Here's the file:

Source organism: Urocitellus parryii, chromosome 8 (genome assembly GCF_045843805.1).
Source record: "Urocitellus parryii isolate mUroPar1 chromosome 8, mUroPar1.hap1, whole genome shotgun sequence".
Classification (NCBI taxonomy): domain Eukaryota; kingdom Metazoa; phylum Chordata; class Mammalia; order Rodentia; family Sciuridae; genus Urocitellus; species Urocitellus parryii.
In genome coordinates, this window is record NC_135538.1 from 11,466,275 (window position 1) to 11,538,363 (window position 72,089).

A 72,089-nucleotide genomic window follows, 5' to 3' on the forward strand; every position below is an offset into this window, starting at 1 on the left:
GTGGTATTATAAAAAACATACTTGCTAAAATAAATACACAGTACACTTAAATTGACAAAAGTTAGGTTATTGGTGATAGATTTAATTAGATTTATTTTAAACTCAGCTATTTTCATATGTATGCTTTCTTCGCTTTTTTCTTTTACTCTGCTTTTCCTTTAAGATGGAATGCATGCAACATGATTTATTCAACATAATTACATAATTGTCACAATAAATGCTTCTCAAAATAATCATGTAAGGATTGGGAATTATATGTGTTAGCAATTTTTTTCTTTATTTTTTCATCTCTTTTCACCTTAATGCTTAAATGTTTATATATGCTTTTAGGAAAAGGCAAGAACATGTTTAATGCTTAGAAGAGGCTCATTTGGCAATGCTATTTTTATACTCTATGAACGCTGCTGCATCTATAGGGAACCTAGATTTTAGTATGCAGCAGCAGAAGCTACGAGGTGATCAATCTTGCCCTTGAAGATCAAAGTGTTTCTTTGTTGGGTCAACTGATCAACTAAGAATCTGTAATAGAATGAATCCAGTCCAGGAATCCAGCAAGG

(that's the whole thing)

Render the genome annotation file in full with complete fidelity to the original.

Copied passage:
Source organism: Urocitellus parryii, chromosome 8 (genome assembly GCF_045843805.1).
Source record: "Urocitellus parryii isolate mUroPar1 chromosome 8, mUroPar1.hap1, whole genome shotgun sequence".
Classification (NCBI taxonomy): domain Eukaryota; kingdom Metazoa; phylum Chordata; class Mammalia; order Rodentia; family Sciuridae; genus Urocitellus; species Urocitellus parryii.
In genome coordinates, this window is record NC_135538.1 from 11,466,275 (window position 1) to 11,538,363 (window position 72,089).

A 72,089-nucleotide genomic window follows, 5' to 3' on the forward strand; every position below is an offset into this window, starting at 1 on the left:
GTGGTATTATAAAAAACATACTTGCTAAAATAAATACACAGTACACTTAAATTGACAAAAGTTAGGTTATTGGTGATAGATTTAATTAGATTTATTTTAAACTCAGCTATTTTCATATGTATGCTTTCTTCGCTTTTTTCTTTTACTCTGCTTTTCCTTTAAGATGGAATGCATGCAACATGATTTATTCAACATAATTACATAATTGTCACAATAAATGCTTCTCAAAATAATCATGTAAGGATTGGGAATTATATGTGTTAGCAATTTTTTTCTTTATTTTTTCATCTCTTTTCACCTTAATGCTTAAATGTTTATATATGCTTTTAGGAAAAGGCAAGAACATGTTTAATGCTTAGAAGAGGCTCATTTGGCAATGCTATTTTTATACTCTATGAACGCTGCTGCATCTATAGGGAACCTAGATTTTAGTATGCAGCAGCAGAAGCTACGAGGTGATCAATCTTGCCCTTGAAGATCAAAGTGTTTCTTTGTTGGGTCAACTGATCAACTAAGAATCTGTAATAGAATGAATCCAGTCCAGGAATCCAGCAAGG